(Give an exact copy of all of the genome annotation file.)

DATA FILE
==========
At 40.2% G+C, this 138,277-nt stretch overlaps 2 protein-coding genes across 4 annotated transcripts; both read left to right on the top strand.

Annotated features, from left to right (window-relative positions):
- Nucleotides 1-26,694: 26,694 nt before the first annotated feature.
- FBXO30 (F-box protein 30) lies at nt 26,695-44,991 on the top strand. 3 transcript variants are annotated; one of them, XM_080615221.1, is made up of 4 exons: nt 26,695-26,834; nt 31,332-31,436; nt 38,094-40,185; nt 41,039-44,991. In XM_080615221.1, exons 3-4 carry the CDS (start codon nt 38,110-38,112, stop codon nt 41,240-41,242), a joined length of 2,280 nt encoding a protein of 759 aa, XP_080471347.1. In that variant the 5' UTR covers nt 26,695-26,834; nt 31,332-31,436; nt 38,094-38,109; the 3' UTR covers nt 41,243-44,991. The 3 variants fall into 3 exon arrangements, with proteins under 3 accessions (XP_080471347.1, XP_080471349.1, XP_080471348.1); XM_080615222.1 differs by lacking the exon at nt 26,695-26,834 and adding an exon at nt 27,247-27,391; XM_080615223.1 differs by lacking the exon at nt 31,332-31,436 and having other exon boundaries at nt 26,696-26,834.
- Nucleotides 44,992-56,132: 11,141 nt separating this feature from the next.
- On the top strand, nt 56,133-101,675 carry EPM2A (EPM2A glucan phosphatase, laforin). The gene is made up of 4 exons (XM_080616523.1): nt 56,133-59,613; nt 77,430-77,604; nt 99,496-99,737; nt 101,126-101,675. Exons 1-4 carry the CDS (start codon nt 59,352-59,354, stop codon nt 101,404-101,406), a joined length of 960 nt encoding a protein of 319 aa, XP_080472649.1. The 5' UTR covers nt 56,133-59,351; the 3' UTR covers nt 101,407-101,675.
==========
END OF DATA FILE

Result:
At 40.2% G+C, this 138,277-nt stretch overlaps 2 protein-coding genes across 4 annotated transcripts; both read left to right on the top strand.

Annotated features, from left to right (window-relative positions):
- Nucleotides 1-26,694: 26,694 nt before the first annotated feature.
- FBXO30 (F-box protein 30) lies at nt 26,695-44,991 on the top strand. 3 transcript variants are annotated; one of them, XM_080615221.1, is made up of 4 exons: nt 26,695-26,834; nt 31,332-31,436; nt 38,094-40,185; nt 41,039-44,991. In XM_080615221.1, exons 3-4 carry the CDS (start codon nt 38,110-38,112, stop codon nt 41,240-41,242), a joined length of 2,280 nt encoding a protein of 759 aa, XP_080471347.1. In that variant the 5' UTR covers nt 26,695-26,834; nt 31,332-31,436; nt 38,094-38,109; the 3' UTR covers nt 41,243-44,991. The 3 variants fall into 3 exon arrangements, with proteins under 3 accessions (XP_080471347.1, XP_080471349.1, XP_080471348.1); XM_080615222.1 differs by lacking the exon at nt 26,695-26,834 and adding an exon at nt 27,247-27,391; XM_080615223.1 differs by lacking the exon at nt 31,332-31,436 and having other exon boundaries at nt 26,696-26,834.
- Nucleotides 44,992-56,132: 11,141 nt separating this feature from the next.
- On the top strand, nt 56,133-101,675 carry EPM2A (EPM2A glucan phosphatase, laforin). The gene is made up of 4 exons (XM_080616523.1): nt 56,133-59,613; nt 77,430-77,604; nt 99,496-99,737; nt 101,126-101,675. Exons 1-4 carry the CDS (start codon nt 59,352-59,354, stop codon nt 101,404-101,406), a joined length of 960 nt encoding a protein of 319 aa, XP_080472649.1. The 5' UTR covers nt 56,133-59,351; the 3' UTR covers nt 101,407-101,675.